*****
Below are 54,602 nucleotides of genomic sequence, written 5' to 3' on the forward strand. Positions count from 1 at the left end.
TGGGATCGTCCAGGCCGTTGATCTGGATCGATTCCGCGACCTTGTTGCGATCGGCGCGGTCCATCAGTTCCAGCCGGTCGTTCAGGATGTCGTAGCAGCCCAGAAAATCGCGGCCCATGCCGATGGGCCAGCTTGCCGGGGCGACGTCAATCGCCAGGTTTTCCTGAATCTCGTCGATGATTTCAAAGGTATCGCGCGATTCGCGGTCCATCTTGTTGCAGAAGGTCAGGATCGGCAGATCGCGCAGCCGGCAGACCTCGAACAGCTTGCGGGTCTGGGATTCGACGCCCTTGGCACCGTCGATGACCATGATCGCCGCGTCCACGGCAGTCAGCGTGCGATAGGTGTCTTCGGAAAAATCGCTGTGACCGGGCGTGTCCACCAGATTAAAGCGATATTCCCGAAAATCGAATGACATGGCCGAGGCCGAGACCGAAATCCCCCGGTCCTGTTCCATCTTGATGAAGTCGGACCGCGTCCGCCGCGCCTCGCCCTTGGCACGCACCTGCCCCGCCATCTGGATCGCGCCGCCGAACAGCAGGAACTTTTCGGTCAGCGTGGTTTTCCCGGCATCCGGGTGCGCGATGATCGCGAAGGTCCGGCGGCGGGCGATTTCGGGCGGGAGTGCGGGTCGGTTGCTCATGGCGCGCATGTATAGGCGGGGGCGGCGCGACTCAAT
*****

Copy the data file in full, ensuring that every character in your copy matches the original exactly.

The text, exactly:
Below are 54,602 nucleotides of genomic sequence, written 5' to 3' on the forward strand. Positions count from 1 at the left end.
TGGGATCGTCCAGGCCGTTGATCTGGATCGATTCCGCGACCTTGTTGCGATCGGCGCGGTCCATCAGTTCCAGCCGGTCGTTCAGGATGTCGTAGCAGCCCAGAAAATCGCGGCCCATGCCGATGGGCCAGCTTGCCGGGGCGACGTCAATCGCCAGGTTTTCCTGAATCTCGTCGATGATTTCAAAGGTATCGCGCGATTCGCGGTCCATCTTGTTGCAGAAGGTCAGGATCGGCAGATCGCGCAGCCGGCAGACCTCGAACAGCTTGCGGGTCTGGGATTCGACGCCCTTGGCACCGTCGATGACCATGATCGCCGCGTCCACGGCAGTCAGCGTGCGATAGGTGTCTTCGGAAAAATCGCTGTGACCGGGCGTGTCCACCAGATTAAAGCGATATTCCCGAAAATCGAATGACATGGCCGAGGCCGAGACCGAAATCCCCCGGTCCTGTTCCATCTTGATGAAGTCGGACCGCGTCCGCCGCGCCTCGCCCTTGGCACGCACCTGCCCCGCCATCTGGATCGCGCCGCCGAACAGCAGGAACTTTTCGGTCAGCGTGGTTTTCCCGGCATCCGGGTGCGCGATGATCGCGAAGGTCCGGCGGCGGGCGATTTCGGGCGGGAGTGCGGGTCGGTTGCTCATGGCGCGCATGTATAGGCGGGGGCGGCGCGACTCAAT